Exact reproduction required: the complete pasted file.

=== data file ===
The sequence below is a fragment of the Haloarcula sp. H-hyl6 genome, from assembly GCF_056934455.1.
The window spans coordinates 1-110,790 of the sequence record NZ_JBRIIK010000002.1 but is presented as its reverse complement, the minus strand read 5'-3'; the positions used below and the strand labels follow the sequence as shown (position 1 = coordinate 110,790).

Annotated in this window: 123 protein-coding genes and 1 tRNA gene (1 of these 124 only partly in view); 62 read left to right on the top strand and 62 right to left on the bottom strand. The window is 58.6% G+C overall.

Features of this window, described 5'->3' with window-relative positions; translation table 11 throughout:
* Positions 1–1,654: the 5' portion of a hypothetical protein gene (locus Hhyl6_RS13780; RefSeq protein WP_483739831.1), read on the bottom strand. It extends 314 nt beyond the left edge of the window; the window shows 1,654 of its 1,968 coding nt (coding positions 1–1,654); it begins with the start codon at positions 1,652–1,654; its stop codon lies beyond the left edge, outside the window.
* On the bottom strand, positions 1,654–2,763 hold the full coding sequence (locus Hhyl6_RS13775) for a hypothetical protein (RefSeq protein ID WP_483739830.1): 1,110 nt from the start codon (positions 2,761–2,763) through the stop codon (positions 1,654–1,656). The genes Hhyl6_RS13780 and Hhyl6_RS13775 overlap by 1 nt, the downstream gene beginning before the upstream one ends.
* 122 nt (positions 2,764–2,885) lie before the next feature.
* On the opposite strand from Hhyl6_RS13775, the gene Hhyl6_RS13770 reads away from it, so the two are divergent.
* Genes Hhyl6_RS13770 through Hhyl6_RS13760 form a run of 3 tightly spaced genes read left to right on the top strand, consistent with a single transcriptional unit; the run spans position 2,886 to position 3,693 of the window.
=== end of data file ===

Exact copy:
The sequence below is a fragment of the Haloarcula sp. H-hyl6 genome, from assembly GCF_056934455.1.
The window spans coordinates 1-110,790 of the sequence record NZ_JBRIIK010000002.1 but is presented as its reverse complement, the minus strand read 5'-3'; the positions used below and the strand labels follow the sequence as shown (position 1 = coordinate 110,790).

Annotated in this window: 123 protein-coding genes and 1 tRNA gene (1 of these 124 only partly in view); 62 read left to right on the top strand and 62 right to left on the bottom strand. The window is 58.6% G+C overall.

Features of this window, described 5'->3' with window-relative positions; translation table 11 throughout:
* Positions 1–1,654: the 5' portion of a hypothetical protein gene (locus Hhyl6_RS13780; RefSeq protein WP_483739831.1), read on the bottom strand. It extends 314 nt beyond the left edge of the window; the window shows 1,654 of its 1,968 coding nt (coding positions 1–1,654); it begins with the start codon at positions 1,652–1,654; its stop codon lies beyond the left edge, outside the window.
* On the bottom strand, positions 1,654–2,763 hold the full coding sequence (locus Hhyl6_RS13775) for a hypothetical protein (RefSeq protein ID WP_483739830.1): 1,110 nt from the start codon (positions 2,761–2,763) through the stop codon (positions 1,654–1,656). The genes Hhyl6_RS13780 and Hhyl6_RS13775 overlap by 1 nt, the downstream gene beginning before the upstream one ends.
* 122 nt (positions 2,764–2,885) lie before the next feature.
* On the opposite strand from Hhyl6_RS13775, the gene Hhyl6_RS13770 reads away from it, so the two are divergent.
* Genes Hhyl6_RS13770 through Hhyl6_RS13760 form a run of 3 tightly spaced genes read left to right on the top strand, consistent with a single transcriptional unit; the run spans position 2,886 to position 3,693 of the window.